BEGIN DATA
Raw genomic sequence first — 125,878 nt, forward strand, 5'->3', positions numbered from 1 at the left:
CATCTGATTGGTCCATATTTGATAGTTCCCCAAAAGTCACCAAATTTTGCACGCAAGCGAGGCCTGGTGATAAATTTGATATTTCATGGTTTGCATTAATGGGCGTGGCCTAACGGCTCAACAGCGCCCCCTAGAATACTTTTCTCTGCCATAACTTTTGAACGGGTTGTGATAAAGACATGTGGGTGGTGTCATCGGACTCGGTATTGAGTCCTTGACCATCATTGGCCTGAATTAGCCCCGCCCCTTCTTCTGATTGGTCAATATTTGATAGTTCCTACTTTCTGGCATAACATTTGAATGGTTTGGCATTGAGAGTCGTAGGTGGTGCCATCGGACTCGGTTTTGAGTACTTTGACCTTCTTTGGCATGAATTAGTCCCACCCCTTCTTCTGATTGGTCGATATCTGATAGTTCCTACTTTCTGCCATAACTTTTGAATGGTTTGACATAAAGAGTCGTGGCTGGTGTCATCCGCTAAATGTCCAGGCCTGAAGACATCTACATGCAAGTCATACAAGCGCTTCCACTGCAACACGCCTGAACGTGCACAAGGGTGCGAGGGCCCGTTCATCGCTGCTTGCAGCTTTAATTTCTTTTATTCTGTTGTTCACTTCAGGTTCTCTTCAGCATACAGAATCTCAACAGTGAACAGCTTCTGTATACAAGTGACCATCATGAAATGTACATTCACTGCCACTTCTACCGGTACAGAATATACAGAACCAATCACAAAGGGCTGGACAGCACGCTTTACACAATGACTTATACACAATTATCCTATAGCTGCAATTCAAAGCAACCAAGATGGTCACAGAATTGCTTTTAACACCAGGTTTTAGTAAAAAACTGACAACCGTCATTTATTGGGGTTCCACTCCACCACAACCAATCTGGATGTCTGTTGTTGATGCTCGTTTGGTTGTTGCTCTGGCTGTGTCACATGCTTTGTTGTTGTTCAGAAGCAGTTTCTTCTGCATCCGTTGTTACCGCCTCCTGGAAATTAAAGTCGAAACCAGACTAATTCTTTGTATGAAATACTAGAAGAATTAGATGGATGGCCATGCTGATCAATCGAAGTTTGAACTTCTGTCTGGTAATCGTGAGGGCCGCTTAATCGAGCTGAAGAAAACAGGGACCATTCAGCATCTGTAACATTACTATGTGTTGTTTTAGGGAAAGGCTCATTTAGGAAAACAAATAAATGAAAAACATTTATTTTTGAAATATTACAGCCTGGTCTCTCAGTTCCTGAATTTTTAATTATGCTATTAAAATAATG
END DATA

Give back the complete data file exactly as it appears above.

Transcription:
Raw genomic sequence first — 125,878 nt, forward strand, 5'->3', positions numbered from 1 at the left:
CATCTGATTGGTCCATATTTGATAGTTCCCCAAAAGTCACCAAATTTTGCACGCAAGCGAGGCCTGGTGATAAATTTGATATTTCATGGTTTGCATTAATGGGCGTGGCCTAACGGCTCAACAGCGCCCCCTAGAATACTTTTCTCTGCCATAACTTTTGAACGGGTTGTGATAAAGACATGTGGGTGGTGTCATCGGACTCGGTATTGAGTCCTTGACCATCATTGGCCTGAATTAGCCCCGCCCCTTCTTCTGATTGGTCAATATTTGATAGTTCCTACTTTCTGGCATAACATTTGAATGGTTTGGCATTGAGAGTCGTAGGTGGTGCCATCGGACTCGGTTTTGAGTACTTTGACCTTCTTTGGCATGAATTAGTCCCACCCCTTCTTCTGATTGGTCGATATCTGATAGTTCCTACTTTCTGCCATAACTTTTGAATGGTTTGACATAAAGAGTCGTGGCTGGTGTCATCCGCTAAATGTCCAGGCCTGAAGACATCTACATGCAAGTCATACAAGCGCTTCCACTGCAACACGCCTGAACGTGCACAAGGGTGCGAGGGCCCGTTCATCGCTGCTTGCAGCTTTAATTTCTTTTATTCTGTTGTTCACTTCAGGTTCTCTTCAGCATACAGAATCTCAACAGTGAACAGCTTCTGTATACAAGTGACCATCATGAAATGTACATTCACTGCCACTTCTACCGGTACAGAATATACAGAACCAATCACAAAGGGCTGGACAGCACGCTTTACACAATGACTTATACACAATTATCCTATAGCTGCAATTCAAAGCAACCAAGATGGTCACAGAATTGCTTTTAACACCAGGTTTTAGTAAAAAACTGACAACCGTCATTTATTGGGGTTCCACTCCACCACAACCAATCTGGATGTCTGTTGTTGATGCTCGTTTGGTTGTTGCTCTGGCTGTGTCACATGCTTTGTTGTTGTTCAGAAGCAGTTTCTTCTGCATCCGTTGTTACCGCCTCCTGGAAATTAAAGTCGAAACCAGACTAATTCTTTGTATGAAATACTAGAAGAATTAGATGGATGGCCATGCTGATCAATCGAAGTTTGAACTTCTGTCTGGTAATCGTGAGGGCCGCTTAATCGAGCTGAAGAAAACAGGGACCATTCAGCATCTGTAACATTACTATGTGTTGTTTTAGGGAAAGGCTCATTTAGGAAAACAAATAAATGAAAAACATTTATTTTTGAAATATTACAGCCTGGTCTCTCAGTTCCTGAATTTTTAATTATGCTATTAAAATAATG